With the fourth quarter fast approaching and the
presidential election looming ever closer, the view of where
metal markets are heading seems no clearer than it was six
months or even a year ago.
Although many in the metals sector remain upbeat in general,
on specific points there is still concern: When will the
construction sector pick up? What is the overall future of
shale gas development? Where are taxes and regulations
AMM conducted a survey in the spring on behalf of
PricewaterhouseCoopers among global steel and aluminum
executives, a repeat of those in April last year and again in
October. We take a look at the meaning of the survey numbers
starting on page 14, but here are a few quick conclusions:
Executives are getting glummer. In April 2011, 94
percent of executives were very or somewhat optimistic about
the next 12 months; this year, that number fell to 71 percent.
This is still a strong number, but it shows concerns.
Recruiting, hiring, retaining and managing employees
remains the biggest strategic initiative or challenge that
Despite regular news about smaller deals and a return
to the occasional megadeal, only 17 percent of survey
respondents are aggressive in their approach to mergers and
acquisitions. This number has been essentially steady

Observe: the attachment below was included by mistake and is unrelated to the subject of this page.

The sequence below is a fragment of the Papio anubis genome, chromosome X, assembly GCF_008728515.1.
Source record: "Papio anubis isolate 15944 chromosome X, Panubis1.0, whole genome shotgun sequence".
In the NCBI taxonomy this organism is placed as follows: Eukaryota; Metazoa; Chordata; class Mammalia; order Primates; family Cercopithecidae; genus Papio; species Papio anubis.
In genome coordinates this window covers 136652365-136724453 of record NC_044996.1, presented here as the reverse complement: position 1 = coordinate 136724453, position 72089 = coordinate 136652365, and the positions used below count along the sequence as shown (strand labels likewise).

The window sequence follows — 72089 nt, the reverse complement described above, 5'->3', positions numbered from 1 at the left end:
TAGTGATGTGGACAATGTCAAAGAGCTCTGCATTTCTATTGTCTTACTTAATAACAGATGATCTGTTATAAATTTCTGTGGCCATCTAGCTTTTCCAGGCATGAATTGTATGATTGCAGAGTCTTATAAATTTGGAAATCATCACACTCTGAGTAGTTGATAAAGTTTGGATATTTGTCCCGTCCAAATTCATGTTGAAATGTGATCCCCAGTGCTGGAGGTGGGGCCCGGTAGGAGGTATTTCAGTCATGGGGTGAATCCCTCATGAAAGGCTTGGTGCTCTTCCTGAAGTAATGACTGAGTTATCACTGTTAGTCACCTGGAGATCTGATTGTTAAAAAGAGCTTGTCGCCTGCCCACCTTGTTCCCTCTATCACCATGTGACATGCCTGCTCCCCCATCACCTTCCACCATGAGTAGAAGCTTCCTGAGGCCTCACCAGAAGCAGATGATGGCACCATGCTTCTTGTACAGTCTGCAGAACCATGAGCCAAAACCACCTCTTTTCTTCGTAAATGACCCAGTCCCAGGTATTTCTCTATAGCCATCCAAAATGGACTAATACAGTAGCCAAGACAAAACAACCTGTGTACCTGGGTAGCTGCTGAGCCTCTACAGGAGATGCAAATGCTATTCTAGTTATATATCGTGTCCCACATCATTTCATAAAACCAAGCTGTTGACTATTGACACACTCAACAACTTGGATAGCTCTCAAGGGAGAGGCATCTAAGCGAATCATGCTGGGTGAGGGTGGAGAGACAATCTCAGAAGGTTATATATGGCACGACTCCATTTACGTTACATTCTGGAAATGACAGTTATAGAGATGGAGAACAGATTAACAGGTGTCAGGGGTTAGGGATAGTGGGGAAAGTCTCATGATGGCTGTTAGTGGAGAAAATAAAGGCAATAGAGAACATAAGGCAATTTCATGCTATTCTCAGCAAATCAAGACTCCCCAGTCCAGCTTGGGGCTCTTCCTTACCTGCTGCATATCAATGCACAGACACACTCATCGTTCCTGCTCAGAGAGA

throughout the past year.
A majority of executives see emerging
marketssuch as Brazil, Russia, India and Chinaas a
path to expansion in the next year. In last years survey,
less than half felt that way.
Greenhouse gas regulation continues to have little
impact on business. This may be due to the fact that national
legislative efforts have slowed greatly.
Information technology strategies are still an
important aspect of the metals business. (We will explore this
further in the October issue of the magazine.) In fact, 86
percent of survey respondents said it is very critical or
somewhat important to their operations, up slightly over last
Cautious is the word that best seems to describe
executives current thinking. The future looks like it
will be brighterafter all, business is better than it was
just three or four years agoand yet there remains a
nagging concern that something isnt quite right. Perhaps
the decisions that metal executives make in the coming months
will help sharpen those visions.